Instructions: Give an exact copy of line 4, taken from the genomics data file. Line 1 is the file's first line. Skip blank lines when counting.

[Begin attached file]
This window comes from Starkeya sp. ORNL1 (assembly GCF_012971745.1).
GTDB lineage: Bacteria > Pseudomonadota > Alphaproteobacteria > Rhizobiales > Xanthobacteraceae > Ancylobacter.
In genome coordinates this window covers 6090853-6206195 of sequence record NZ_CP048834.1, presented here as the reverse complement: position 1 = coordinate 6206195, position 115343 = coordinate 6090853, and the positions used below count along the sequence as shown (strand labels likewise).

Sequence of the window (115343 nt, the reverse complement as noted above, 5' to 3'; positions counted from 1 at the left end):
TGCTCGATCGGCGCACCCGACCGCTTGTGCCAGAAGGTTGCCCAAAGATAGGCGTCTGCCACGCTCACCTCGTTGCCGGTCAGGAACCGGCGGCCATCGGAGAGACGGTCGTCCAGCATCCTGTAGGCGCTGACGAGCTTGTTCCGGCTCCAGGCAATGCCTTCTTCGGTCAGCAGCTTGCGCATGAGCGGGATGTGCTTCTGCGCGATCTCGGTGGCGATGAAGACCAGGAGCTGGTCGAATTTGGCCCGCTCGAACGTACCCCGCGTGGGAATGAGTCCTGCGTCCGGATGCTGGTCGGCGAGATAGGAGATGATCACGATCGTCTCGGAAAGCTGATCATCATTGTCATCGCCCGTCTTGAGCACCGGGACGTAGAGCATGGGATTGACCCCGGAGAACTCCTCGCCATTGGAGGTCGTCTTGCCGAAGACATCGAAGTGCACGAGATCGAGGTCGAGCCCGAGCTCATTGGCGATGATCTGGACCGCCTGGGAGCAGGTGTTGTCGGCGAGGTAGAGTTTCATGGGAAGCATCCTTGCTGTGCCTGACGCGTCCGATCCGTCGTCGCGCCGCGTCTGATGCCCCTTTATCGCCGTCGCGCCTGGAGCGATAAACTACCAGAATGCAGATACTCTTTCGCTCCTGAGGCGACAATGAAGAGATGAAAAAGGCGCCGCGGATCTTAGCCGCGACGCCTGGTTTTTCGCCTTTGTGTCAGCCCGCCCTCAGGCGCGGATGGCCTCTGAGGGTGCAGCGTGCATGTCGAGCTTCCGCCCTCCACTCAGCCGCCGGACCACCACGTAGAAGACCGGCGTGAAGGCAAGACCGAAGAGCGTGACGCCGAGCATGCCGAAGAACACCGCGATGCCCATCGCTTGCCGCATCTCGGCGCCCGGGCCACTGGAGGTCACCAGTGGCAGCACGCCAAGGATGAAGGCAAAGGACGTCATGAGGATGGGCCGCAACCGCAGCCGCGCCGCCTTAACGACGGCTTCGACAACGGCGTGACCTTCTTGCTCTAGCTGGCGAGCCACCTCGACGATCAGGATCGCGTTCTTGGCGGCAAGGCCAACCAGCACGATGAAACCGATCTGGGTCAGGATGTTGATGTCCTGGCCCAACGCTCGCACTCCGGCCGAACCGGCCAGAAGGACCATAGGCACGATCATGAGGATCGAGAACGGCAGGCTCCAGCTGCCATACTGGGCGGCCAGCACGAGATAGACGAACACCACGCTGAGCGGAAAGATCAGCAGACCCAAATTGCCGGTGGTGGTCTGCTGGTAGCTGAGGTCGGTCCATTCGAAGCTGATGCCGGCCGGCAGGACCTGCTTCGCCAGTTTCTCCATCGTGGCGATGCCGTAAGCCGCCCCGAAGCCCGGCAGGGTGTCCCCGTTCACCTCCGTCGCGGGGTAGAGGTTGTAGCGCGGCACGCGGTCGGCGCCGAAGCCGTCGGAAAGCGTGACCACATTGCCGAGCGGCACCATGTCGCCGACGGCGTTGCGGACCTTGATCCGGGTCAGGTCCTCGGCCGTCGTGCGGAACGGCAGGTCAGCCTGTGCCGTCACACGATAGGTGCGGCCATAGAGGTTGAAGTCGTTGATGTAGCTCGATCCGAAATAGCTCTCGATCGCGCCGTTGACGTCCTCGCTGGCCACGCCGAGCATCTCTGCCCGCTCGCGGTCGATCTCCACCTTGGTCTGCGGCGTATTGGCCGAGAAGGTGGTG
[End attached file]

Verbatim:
Sequence of the window (115343 nt, the reverse complement as noted above, 5' to 3'; positions counted from 1 at the left end):